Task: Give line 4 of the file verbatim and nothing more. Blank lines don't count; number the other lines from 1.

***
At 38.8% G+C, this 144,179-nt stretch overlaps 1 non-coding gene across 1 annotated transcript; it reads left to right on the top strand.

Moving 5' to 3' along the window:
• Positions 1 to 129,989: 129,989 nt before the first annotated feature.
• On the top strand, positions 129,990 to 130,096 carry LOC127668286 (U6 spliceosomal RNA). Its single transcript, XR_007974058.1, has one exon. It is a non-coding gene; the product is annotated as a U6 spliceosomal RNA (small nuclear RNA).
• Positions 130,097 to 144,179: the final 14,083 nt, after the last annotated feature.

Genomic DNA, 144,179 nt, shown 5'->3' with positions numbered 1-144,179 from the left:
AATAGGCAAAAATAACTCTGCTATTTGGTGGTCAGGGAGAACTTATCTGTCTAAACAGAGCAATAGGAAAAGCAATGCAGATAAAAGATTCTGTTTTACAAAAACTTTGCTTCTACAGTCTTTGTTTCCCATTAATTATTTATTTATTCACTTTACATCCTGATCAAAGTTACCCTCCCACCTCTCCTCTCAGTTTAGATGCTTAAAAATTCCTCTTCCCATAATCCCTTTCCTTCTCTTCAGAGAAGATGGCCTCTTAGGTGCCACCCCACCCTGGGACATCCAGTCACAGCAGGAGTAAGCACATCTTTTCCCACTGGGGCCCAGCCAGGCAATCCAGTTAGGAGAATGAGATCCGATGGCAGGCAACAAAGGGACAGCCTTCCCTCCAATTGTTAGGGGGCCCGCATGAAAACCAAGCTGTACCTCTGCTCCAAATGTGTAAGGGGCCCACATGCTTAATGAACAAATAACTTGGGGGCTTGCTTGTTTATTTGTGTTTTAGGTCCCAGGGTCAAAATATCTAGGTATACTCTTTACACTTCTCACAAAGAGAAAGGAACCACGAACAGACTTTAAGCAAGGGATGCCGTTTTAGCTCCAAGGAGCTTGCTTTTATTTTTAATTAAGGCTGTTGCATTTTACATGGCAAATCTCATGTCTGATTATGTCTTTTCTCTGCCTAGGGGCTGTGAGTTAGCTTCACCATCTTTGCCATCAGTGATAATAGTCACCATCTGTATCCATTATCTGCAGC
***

• On the top strand, positions 129,990 to 130,096 carry LOC127668286 (U6 spliceosomal RNA). Its single transcript, XR_007974058.1, has one exon. It is a non-coding gene; the product is annotated as a U6 spliceosomal RNA (small nuclear RNA).